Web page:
As you might know, this Southern Literature writer (I’m talking about me!) attended #MWW15 (Midwest Writer’s Workshop) this week. I’m currently sitting in the Atlanta airport with a three hour layover before I can wrap my arms around my kiddos and squeeze. My brain is processing all the information crammed into my head this weekend. Valuable information. Life-altering information.
First of all, if you’re a writer, and you’re thinking about going to a conference then you should absolutely go. Those who have been following my blog for a long time know I’ve been writing since I was a little girl. What you may not know is I have no technical training in writing. Sure, I sat through English classes in high school and college and loved them, but I don’t have a Creative Writing degree. I don’t have a MFA. What I do have is the love of writing. I love the craft. I love how I feel like myself when I write. I feel happy and content, and I’m nice to others around me when I’m doing what I love.
So how amazing to go to a conference with TONS of other people who feel the same way. Not only authors, but editors, agents, teachers of the craft: people who want to succeed and want to write just like I do. And if you’re starting out as a writer but are unsure of what to do, then attend a conference so you can meet other people who can help guide you on your writing journey. You will not be sorry. I promise.
The first day at #MWW15, I took an intensive class with Martha Brockenbrough (rhymes with “toe”). Her intensive was aptly named the “Writer’s Survival Kit.” And boy, doesn’t every writer need this? A way to get through. A way to finish. A way to revise. She spoke about her YA book, The Game of Love and Death (I had her sign it! I might be a groupie now since she’s a wonderfully fantastic human being.) and how the idea came from one question: Can love survive death? Simple, right? Every good book starts with ONE question. That’s all it takes. Sometimes plucked from nowhere, and the author’s job is take it, shape it, revise it and turn it into something that transcends time. Something to leave behind. Probably the biggest idea I zoned in on when Martha spoke was the concept of tone. Tone is the protagonist’s voice. Each protagonist’s voice is unique. Having a unique voice builds trust with the reader, because it shows the writer knows how to reflect a tone that meshes with the characteristics of the character (age, race, location, gender, etc.).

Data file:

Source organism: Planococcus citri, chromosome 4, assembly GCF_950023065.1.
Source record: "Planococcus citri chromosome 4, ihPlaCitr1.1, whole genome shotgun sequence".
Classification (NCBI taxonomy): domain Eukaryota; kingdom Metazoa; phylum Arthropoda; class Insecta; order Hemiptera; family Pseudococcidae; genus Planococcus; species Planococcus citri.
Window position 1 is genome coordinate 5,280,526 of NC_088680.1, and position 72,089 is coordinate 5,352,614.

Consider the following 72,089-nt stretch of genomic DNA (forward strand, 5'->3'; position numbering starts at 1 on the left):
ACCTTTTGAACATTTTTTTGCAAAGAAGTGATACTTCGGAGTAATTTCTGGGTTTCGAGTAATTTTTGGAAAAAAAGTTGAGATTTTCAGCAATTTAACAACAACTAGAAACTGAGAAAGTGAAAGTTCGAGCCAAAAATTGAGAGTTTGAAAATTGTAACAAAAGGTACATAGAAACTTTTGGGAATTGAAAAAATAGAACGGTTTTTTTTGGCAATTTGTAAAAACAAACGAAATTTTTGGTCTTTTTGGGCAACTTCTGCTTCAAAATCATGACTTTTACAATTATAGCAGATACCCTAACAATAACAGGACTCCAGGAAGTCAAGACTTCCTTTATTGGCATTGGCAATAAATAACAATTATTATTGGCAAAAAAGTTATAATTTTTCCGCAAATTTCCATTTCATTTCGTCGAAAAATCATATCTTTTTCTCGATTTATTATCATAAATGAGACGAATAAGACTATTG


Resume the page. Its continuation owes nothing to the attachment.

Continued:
I thought about “tone” through the whole weekend. The word echoing in my head like a silent whisper. In my current work-in-progress-not-yet-named, my character is a thirteen year old girl from rural Alabama in the 1920s. She is a tenant farmer’s daughter. Her tone and voice would be vastly different from a businessman, say in Atlanta from the year 2015. Tone can make or break your work. It’s important to make sure the proper voice is representing each protagonist in each novel.
Over the next few weeks, I’m going to share my key takeaways from the Midwest Writer’s Workshop.